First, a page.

Obama, during a speech this month to the American Israel Public Affairs Committee, argued that Iran's growing expertise in uranium enrichment meant there is "no time to waste" and that it is "time for the United States to lead." He dismissed the Bush administration approach as "limited, piecemeal talks while we outsource the sustained work to our European allies." But, he added: "There will be careful preparation. We will open up lines of communication, build an agenda, coordinate closely with our allies and evaluate the potential for progress."
Obama's Republican rival, Sen. John McCain (Ariz.), has lauded the European efforts, saying in April that the coalition "deserves praise for its great efforts to present a positive endgame: an Iran with far-reaching economic incentives, external support for a civilian nuclear energy program and integration into the international community."
"Obama criticizes a multilateral process and disparages the European contribution. What he is proposing is unilateral cowboy summitry," said Randy Scheunemann, the McCain campaign's national security director. He said McCain "agrees we need to have basic benchmarks, such as suspension, before you go further. And he has called for a significant increase in sanctions, through the U.N. if possible or through like-minded allies if necessary."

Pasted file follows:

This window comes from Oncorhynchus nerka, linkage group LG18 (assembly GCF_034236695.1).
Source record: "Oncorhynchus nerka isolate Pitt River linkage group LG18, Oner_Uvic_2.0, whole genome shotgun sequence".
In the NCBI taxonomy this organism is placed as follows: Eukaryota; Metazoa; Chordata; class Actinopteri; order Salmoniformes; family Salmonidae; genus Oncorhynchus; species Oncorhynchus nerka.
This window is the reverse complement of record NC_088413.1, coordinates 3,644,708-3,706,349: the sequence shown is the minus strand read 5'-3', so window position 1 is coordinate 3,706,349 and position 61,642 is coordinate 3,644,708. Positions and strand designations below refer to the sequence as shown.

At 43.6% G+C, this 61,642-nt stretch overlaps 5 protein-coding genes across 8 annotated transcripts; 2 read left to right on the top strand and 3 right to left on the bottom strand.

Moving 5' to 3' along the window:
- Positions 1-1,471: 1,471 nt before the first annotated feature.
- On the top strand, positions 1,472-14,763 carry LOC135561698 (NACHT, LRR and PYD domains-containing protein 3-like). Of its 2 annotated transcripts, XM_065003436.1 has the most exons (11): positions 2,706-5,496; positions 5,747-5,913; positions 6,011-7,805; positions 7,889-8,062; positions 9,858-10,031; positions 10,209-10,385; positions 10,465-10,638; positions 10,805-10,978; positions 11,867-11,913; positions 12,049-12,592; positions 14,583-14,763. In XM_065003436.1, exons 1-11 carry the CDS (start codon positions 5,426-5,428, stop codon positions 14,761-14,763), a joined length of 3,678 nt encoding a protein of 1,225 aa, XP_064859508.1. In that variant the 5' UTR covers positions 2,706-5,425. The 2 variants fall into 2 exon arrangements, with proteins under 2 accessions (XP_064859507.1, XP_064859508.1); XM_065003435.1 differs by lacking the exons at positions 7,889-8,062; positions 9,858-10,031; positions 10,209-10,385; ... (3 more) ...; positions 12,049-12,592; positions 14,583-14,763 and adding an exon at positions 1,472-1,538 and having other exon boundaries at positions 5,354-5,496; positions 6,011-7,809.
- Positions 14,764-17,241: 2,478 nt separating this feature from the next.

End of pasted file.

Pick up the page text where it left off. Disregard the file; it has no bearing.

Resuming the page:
Obama campaign officials, however, dismiss the current effort as "weak carrots and weak sticks" and argue that U.S. willingness to engage Iran could be used to prod both Iran and U.S. allies -- such as by seeking an upfront commitment from Europe, Russia and China to support much tougher sanctions if the negotiations fail.
"This will give us stronger carrots and stronger sticks," said Dennis Ross, a Middle East envoy in the Clinton administration who advises the campaign and acknowledged he has heard concerns from Europeans. "This will give us leverage with those who are convinced Iran should be stopped but have not provided tough economic sanctions," such as ending financing of Iran's energy businesses. "This will not take place divorced from the U.N. Security Council. But we have to be mindful we have a process that is not working."